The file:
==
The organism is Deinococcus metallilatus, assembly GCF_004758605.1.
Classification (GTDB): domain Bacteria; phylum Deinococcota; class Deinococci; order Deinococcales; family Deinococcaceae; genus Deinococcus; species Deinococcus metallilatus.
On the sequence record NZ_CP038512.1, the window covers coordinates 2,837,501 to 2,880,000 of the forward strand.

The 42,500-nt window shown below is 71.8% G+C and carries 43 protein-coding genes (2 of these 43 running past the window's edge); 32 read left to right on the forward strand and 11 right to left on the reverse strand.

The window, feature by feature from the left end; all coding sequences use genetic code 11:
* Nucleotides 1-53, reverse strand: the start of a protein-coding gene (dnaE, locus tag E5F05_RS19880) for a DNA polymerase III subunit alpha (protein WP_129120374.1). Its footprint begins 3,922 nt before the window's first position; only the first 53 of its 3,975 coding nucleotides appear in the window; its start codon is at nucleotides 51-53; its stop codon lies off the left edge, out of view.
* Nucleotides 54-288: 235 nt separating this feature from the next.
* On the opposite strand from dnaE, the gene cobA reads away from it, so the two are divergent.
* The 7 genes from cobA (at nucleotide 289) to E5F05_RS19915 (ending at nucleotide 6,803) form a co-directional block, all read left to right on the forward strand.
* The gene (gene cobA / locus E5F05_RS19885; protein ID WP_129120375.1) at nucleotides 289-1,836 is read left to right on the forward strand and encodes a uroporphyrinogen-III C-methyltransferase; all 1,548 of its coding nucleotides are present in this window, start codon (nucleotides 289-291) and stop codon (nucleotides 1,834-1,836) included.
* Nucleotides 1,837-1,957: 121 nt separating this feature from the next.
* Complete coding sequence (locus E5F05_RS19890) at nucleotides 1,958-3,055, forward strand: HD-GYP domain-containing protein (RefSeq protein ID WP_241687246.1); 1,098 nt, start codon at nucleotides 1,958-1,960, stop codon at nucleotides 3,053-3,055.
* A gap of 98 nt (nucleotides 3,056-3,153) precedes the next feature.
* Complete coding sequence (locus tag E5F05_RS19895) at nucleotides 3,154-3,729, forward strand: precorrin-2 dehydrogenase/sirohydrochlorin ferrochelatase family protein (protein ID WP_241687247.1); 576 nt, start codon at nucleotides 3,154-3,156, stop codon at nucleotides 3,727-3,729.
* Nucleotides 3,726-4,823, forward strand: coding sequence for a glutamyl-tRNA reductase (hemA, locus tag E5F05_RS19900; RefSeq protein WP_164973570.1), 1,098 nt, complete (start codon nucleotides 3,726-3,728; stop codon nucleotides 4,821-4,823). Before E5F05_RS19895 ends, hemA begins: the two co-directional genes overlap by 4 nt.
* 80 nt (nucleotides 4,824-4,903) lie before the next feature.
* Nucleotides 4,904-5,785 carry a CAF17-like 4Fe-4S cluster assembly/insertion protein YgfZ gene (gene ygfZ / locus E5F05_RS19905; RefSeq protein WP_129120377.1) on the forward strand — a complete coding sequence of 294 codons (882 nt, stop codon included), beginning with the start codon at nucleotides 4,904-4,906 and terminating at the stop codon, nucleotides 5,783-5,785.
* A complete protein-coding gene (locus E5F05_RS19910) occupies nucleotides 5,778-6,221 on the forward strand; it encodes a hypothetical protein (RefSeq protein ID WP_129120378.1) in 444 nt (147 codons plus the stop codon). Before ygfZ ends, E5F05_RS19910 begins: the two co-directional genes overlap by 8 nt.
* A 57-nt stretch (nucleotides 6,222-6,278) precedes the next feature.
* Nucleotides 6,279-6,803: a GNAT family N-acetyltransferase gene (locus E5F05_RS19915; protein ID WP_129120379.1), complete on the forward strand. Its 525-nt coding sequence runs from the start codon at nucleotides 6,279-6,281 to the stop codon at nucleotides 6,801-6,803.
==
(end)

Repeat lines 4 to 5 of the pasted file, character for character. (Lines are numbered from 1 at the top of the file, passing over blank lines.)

The 42,500-nt window shown below is 71.8% G+C and carries 43 protein-coding genes (2 of these 43 running past the window's edge); 32 read left to right on the forward strand and 11 right to left on the reverse strand.

The window, feature by feature from the left end; all coding sequences use genetic code 11: